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The Student News Site of Texas A&M University - College Station

The Battalion

The Student News Site of Texas A&M University - College Station

The Battalion

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Farewell from the graduating Battalion staff of 2024
Farewell from the graduating Battalion staff of 2024
The BattalionMay 4, 2024

Family-safe government cheese

What is it about the holiday season that entices American box office patrons to celebrate history? Well, nothing… unless, of course, priceless historical relics are a must-have for a certain someone’s Secret Santa list. It would appear then, that the release of “National Treasure” is several months overdue, assuming the typical tendency to experience revolutionary nostalgia still lands during the early days of July for the average American. Or nearly 30 years belated, for that matter, considering a present-day tribute to the forefathers and the Continental Congress would perfectly coincide with the Bicentennial. However, putting the past aside, or behind, or in whichever cliched direction it is supposed to be placed, a PG rating and a family-friendly production banner (Walt Disney) aptly signal fun for all ages, essential to spending mandatory quality time with Grandma and little bro during the afternoons of a dismal winter break. I suppose it’s the consideration of what really matters to the masses that keeps production companies profitable.
In “National Treasure,” Benjamin Franklin Gates (Cage) is an intelligent and intense historian in search of a rumored fortune formerly sought after by each of the elder Gates. Academics dismiss aspects of the plausibly ludicrous treasure hunt, including Gates’ assertion that an invisible map exists on the back of the Declaration of Independence. The complexity of the search and the never-ending line of clues it seems to produce lead Ben to enlist the help of super tech guru Riley Poole (Justin Bartha) and ancient-document-conservationist-turned-leading-man-love-interest Abigail Chase (Diane Kruger).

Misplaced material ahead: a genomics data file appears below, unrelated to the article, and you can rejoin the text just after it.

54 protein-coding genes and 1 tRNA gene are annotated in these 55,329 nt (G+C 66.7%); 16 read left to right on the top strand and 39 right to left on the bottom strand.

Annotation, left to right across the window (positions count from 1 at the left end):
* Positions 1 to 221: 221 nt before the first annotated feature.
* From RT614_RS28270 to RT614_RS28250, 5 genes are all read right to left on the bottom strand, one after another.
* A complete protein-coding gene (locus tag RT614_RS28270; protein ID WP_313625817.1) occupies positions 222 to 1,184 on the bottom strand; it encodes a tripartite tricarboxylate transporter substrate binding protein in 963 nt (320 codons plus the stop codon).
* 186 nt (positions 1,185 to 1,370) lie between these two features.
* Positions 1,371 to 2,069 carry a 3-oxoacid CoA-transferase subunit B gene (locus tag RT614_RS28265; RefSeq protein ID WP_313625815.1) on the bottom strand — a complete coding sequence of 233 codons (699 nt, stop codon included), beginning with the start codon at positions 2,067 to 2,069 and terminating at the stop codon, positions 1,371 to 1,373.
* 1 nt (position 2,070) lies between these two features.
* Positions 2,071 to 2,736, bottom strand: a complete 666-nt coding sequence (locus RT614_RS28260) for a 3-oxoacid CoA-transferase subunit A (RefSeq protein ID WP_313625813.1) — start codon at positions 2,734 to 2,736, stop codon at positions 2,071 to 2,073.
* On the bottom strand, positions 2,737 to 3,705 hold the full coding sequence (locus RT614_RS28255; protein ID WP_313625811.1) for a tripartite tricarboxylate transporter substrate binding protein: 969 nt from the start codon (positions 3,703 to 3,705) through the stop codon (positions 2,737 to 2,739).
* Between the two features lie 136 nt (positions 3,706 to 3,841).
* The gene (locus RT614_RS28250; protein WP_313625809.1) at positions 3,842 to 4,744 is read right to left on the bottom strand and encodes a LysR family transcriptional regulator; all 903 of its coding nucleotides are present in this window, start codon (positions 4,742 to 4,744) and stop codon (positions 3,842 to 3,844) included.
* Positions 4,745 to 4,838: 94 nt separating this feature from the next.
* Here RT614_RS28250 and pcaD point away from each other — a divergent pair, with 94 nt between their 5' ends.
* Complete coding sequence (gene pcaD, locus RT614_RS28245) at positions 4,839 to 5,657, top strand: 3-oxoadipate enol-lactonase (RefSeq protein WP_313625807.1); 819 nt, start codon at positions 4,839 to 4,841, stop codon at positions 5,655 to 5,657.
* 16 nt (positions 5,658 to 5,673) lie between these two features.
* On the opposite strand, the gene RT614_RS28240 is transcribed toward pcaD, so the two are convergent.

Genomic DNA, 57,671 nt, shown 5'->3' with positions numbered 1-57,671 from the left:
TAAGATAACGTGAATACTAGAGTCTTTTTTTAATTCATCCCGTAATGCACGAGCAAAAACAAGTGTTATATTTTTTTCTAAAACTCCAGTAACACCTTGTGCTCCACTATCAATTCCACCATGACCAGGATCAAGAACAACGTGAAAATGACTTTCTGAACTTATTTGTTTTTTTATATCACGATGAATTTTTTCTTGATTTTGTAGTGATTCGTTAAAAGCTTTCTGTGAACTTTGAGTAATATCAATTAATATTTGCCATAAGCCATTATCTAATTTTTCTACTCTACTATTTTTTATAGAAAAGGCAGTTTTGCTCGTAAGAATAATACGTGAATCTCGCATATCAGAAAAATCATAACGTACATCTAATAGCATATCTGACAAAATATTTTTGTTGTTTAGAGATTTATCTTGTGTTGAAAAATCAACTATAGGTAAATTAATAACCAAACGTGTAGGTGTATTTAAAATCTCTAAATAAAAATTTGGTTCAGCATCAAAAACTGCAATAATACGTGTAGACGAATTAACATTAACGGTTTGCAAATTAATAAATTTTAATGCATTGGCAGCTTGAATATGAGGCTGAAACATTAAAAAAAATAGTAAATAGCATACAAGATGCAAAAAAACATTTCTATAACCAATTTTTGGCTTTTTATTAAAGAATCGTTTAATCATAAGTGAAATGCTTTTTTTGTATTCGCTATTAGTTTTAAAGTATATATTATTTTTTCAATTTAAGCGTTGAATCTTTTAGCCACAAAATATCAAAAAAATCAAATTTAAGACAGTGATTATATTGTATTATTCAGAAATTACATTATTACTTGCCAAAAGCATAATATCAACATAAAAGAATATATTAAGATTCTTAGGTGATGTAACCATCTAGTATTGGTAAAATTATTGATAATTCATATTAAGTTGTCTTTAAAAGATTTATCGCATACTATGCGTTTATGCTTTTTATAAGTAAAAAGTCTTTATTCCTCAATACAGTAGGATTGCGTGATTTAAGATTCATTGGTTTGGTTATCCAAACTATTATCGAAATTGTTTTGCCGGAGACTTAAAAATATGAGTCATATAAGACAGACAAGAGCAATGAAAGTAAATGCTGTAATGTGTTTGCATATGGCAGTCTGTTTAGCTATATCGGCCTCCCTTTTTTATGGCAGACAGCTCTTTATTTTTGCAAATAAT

When “National Treasure’s” worth is assessed, it falls tragically short of the Indiana Jones series it longs to emulate: It lacks the whip and the heart. There aren’t any booby traps. There’s no overwhelming menacing force lurking around corners or in Hindenburgs. Truth be told, the overall search in “National Treasure” isn’t as interesting either. Maybe it’s too new, but American artifacts just aren’t as cool as Egyptian temples. Someone might have thought I would care more about Ben Franklin and Independence Hall than the Holy Grail or the Arc of the Covenant, but they were wrong. And as far as fathers go, Sean Connery is cooler than Jon Voigt on any continent.
Now, although this film feels it is necessary to bombard viewers with countless examples of cheesy dialogue and lacks iconic proportions (unless a trademark Declaration carrying case is cool… I haven’t watched PBS or MTV in a while), it is certifiably watchable. The characters find and follow clues to clockwork – literally – leaving little time for over-analysis. There is a healthy mix of gunshots (one word) and car chases. In fact, the movie allows a viewer to do the single thing he wants to do when he soaks up two hundred-plus years of American history: not think.

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